OPEC+ extends production cuts but presents plan to bring barrels back

OPEC+ extended its production cuts as it seeks to shore up a fragile market, but also set a date to begin returning some oil to service later this year.

Sunday’s deal in Riyadh exceeds market expectations in some ways, extending so-called “voluntary” cuts by key members including Saudi Arabia and Russia into next year. However, it also begins reversing these supply cuts in October, earlier than some OPEC observers had assumed.

The agreement suggests that group leader Saudi Arabia, which hosted ministers in its capital after initial plans for a meeting at OPEC headquarters in Vienna were canceled, is trying to strike a balance between competing interests. The agreement aims to continue supporting crude prices while easing production restrictions that some members, such as the United Arab Emirates, chafe at.

“We will maintain our cautious and preventive approach,” Saudi Energy Minister Prince Abdulaziz bin Salman told reporters after the meeting. This includes the possibility of suspending or even reversing the phasing out of cuts, he said.

Crude prices have fallen recently amid a fragile economic outlook in major consumer China and doubts about the pace of interest rate cuts in major industrialized economies. Brent crude futures settled at $81.62 per barrel on May 31, down 7.1% for the month.

Ahead of the meeting, traders and analysts widely expected OPEC+ to extend its voluntary supply cuts to offset strong production from its rivals, with some predicting they would be maintained until the end of 2024. Under the new agreement, the eight participating countries will have added about 750,000 barrels per day to the market by January.

The deal extends cuts of about 2 million barrels per day that have played a key role in keeping crude prices above $80 a barrel this year but were set to expire at the end of June. The restrictions will continue in full into the third quarter, then be phased out over the following 12 months, according to a statement from the Saudi Energy Ministry.

These “voluntary” cuts by the Organization of the Petroleum Exporting Countries and its allies came on top of a previous group-wide agreement capping crude production at around 39 million barrels per day, in effect until the end of this year. The alliance said in a statement that it had also agreed to extend this agreement until the end of 2025.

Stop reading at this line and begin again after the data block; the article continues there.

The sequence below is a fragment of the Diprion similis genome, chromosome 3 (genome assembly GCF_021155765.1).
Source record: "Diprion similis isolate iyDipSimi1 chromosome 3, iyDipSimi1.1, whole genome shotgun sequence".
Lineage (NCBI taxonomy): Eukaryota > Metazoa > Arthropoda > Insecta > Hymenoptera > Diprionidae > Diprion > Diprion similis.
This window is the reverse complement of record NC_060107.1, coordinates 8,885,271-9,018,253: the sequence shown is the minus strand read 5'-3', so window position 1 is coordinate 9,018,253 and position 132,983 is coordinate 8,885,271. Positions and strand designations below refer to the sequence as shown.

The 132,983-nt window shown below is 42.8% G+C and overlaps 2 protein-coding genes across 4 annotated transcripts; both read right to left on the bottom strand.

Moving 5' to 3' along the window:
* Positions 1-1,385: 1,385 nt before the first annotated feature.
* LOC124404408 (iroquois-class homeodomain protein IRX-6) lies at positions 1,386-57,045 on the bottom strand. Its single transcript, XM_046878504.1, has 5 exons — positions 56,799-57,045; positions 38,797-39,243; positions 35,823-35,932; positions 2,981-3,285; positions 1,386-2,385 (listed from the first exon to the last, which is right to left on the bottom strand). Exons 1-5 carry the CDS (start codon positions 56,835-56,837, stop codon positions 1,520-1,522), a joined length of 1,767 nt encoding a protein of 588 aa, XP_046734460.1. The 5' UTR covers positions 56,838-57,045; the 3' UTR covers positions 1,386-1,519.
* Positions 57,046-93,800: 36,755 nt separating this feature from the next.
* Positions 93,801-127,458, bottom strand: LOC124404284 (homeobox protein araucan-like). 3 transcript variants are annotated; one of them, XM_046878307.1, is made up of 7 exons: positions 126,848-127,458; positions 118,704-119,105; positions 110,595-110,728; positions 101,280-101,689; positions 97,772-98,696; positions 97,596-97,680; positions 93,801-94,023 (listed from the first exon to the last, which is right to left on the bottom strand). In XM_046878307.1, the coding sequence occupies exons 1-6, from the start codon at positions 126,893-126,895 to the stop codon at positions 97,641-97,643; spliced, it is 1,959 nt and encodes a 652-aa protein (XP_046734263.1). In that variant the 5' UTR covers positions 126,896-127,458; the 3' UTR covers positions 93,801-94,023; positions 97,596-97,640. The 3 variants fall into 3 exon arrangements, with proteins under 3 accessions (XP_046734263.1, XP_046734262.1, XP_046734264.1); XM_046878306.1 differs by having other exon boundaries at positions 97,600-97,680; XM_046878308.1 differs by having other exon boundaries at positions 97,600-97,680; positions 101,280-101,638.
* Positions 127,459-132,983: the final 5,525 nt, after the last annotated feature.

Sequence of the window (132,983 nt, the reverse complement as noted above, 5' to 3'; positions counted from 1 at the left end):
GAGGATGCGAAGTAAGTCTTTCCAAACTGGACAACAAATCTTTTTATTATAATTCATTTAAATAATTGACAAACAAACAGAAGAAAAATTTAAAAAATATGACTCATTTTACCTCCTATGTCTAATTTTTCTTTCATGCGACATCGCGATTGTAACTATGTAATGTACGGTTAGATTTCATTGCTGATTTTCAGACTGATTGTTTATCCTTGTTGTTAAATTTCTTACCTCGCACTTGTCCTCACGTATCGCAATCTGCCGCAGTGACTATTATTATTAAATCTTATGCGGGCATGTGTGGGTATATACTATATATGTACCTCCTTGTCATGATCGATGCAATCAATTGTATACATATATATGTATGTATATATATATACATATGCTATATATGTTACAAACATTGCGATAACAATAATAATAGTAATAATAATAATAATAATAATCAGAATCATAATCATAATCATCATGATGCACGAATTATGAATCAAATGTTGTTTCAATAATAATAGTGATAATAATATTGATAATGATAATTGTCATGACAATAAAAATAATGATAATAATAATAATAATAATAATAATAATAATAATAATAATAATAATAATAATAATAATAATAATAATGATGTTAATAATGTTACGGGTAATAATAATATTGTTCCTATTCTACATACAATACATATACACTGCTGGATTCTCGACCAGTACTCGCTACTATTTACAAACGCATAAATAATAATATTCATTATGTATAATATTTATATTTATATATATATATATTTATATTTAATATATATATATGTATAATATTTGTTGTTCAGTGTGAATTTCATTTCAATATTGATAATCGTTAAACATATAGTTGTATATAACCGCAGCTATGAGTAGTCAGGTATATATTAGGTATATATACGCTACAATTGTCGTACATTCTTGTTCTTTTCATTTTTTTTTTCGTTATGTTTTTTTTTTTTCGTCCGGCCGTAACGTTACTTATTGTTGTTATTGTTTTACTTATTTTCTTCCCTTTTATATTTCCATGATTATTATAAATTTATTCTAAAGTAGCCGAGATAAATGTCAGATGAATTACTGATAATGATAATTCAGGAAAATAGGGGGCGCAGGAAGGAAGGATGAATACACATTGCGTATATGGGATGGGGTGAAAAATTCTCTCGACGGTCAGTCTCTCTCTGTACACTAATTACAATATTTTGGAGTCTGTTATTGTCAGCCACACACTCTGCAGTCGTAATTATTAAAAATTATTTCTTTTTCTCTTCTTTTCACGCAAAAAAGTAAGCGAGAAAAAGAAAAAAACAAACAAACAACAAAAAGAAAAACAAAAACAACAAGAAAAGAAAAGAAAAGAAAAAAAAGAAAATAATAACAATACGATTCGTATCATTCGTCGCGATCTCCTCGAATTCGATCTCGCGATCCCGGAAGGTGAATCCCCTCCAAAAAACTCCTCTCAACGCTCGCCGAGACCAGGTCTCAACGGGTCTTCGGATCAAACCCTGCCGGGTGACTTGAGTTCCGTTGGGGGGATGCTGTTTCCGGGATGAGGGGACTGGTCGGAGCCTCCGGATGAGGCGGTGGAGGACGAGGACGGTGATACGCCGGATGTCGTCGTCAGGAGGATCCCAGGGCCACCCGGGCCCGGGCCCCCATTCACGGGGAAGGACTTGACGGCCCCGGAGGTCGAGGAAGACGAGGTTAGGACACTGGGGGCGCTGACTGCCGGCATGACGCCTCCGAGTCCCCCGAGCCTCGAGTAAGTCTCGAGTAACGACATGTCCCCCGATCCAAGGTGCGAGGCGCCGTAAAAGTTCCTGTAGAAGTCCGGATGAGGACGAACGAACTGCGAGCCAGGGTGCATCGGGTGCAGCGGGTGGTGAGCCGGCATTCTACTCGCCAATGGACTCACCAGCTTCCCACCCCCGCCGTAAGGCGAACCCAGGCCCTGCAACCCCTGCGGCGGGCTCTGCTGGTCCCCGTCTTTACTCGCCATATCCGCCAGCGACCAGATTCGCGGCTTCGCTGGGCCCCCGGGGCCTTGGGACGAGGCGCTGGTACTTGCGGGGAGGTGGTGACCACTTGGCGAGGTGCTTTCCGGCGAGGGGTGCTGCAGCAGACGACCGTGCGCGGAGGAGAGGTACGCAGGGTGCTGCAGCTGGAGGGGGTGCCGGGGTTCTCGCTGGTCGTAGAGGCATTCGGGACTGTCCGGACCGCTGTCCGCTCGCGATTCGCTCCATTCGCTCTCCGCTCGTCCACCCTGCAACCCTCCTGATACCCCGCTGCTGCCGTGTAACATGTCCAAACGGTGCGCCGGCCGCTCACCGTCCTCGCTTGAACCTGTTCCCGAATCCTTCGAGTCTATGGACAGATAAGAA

Reactions to the deal have been mixed, with some analysts citing the bullish impact of the extension.

“This removes a significant portion of oil from our balance sheets this year and next year,” said Amrita Sen, director of research and co-founder of Energy Aspects Ltd. The deal keeps OPEC+ in charge of the market, she said.

Others expressed concerns about the market’s ability to absorb additional barrels in October.

“We view the meeting as bearish,” analysts at Goldman Sachs Group Inc. said in a note. The detailed plan to reverse further cuts “makes it more difficult to maintain low production if the market proves weaker than OPEC’s bullish expectations.”

If oil prices were to fall further this year, it could improve the economic outlook by providing some relief to central banks struggling with persistent inflation. But it would also threaten the revenues of producers like Saudi Arabia, which needs prices close to $100 a barrel to finance Crown Prince Mohammed bin Salman’s ambitious spending plans, the International Monetary Fund estimates.

Sunday’s deal also resolves, albeit temporarily, a potentially tense debate over some countries’ oil capacity. The alliance had commissioned an external review of its members’ capabilities with the aim of resetting the baseline production levels used to measure reductions in 2025.

Several major exporters were seeking to raise levels, which could pose a risk to the group’s efforts to stabilize global markets. The deadline to complete this process has now been extended by one year to November 2026.

However, the UAE secured a 3,00,000 barrels per day increase in its production target for next year, making it the big winner in Sunday’s talks. The Gulf country has invested heavily in new oil projects in recent years and has sporadically clashed with Riyadh over its production levels, including a confrontation in 2021 that threatened to break up the group.

“This is not about favoring the UAE,” Prince Abdulaziz of Saudi Arabia told reporters after the meeting. This adjustment aligns the proportional reduction for the country with that of other members, he said.

The UAE Minister of Energy said he was satisfied with the result. “We wanted to come together and make a decision that would maintain market balance and give a good idea of ​​what we can expect,” Suhail Al Mazrouei told reporters after the meeting.

To ensure that market conditions remain tight as cuts are phased out, the coalition may also need to ensure that its members fully implement promised cuts.

While some countries, including Saudi Arabia, Kuwait and Algeria, have quickly fulfilled their agreed share, others, such as Iraq, Kazakhstan and Russia, have dragged their feet and continue to collectively pump several hundreds of thousands of barrels per day above their quotas.

All three pledged to improve their performance and make additional “compensation” cuts to compensate for initial overproduction. But their compliance record is spotty.

Iraq has opposed OPEC+ limits for years because it needs revenue to rebuild an economy shattered by war and sanctions, while Russia seeks cash to finance President Vladimir Putin’s war against Ukraine. Kazakhstan, for its part, is eager to deploy new investments in production capacities.


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